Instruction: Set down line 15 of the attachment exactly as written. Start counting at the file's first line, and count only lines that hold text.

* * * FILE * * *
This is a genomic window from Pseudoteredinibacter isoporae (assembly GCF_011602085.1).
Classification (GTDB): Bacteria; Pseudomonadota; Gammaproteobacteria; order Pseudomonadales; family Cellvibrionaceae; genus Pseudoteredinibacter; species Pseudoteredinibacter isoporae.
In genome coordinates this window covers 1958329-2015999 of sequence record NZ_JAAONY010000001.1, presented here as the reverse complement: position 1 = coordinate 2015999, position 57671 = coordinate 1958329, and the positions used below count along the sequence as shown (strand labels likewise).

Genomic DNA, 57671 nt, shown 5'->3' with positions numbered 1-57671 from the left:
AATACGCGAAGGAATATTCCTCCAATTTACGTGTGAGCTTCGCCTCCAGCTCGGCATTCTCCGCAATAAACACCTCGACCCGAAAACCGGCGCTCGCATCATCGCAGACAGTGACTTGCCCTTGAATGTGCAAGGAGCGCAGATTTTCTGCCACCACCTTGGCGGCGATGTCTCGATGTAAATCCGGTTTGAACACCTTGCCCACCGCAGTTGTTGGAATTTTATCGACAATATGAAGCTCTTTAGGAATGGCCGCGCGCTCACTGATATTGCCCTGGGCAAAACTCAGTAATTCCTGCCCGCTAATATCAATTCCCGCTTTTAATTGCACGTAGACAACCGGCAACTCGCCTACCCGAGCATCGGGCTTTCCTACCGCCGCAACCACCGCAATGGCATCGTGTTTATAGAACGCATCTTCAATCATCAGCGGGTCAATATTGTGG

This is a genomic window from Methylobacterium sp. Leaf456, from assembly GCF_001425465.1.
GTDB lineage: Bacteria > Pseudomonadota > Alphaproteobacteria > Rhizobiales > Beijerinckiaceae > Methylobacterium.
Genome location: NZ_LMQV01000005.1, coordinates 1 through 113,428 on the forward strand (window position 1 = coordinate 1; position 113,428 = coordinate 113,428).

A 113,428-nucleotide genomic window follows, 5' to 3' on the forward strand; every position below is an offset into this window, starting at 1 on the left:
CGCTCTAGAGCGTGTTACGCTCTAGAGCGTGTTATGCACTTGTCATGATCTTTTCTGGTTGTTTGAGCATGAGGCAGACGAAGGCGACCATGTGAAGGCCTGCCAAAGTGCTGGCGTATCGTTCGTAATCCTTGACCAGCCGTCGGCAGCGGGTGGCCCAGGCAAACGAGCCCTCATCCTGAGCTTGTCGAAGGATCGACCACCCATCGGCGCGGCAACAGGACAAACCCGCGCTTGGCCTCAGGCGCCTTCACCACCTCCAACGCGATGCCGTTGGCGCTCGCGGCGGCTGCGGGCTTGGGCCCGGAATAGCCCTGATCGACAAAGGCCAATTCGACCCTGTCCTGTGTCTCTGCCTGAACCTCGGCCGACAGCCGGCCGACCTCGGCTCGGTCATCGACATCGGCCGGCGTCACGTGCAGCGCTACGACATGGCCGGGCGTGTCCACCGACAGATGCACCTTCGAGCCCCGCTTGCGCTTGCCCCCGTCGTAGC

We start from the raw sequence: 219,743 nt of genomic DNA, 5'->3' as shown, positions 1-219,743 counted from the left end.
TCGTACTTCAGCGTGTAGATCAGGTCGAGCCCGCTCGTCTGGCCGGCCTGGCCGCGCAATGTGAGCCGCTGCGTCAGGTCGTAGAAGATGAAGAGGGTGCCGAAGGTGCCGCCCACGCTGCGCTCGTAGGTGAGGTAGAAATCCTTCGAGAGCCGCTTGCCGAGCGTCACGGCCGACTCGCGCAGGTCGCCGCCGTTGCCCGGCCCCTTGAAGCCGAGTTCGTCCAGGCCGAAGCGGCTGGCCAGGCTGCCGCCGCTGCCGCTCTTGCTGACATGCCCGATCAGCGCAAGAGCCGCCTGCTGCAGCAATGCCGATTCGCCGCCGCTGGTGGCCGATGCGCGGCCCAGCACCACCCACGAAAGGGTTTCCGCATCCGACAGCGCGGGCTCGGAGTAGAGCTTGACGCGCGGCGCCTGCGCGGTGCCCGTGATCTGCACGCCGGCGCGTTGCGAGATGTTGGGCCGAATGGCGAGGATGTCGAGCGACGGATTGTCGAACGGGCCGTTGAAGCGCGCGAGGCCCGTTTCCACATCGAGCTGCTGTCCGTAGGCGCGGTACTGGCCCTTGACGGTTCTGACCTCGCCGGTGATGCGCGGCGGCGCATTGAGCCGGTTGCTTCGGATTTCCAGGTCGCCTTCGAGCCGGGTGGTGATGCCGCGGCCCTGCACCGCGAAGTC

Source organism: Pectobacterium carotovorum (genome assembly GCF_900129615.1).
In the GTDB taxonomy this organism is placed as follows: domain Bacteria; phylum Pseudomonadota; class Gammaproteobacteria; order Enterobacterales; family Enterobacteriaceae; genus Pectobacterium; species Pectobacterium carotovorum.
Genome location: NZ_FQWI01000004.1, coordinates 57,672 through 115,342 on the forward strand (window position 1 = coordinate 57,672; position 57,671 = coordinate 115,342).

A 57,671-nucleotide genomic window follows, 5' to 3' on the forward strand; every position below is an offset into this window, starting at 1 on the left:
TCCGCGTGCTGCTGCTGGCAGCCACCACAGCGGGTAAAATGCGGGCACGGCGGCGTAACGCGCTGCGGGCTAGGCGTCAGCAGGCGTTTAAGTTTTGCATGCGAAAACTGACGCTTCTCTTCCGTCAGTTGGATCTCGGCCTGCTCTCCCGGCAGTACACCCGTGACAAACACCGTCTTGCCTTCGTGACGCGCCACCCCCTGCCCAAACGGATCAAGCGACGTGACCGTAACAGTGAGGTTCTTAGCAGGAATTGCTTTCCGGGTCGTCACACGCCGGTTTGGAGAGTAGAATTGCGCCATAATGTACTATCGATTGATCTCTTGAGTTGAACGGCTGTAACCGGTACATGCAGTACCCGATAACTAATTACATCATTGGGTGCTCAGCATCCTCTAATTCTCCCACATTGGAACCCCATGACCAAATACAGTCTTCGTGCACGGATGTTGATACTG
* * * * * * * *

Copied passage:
Genome location: NZ_FQWI01000004.1, coordinates 57,672 through 115,342 on the forward strand (window position 1 = coordinate 57,672; position 57,671 = coordinate 115,342).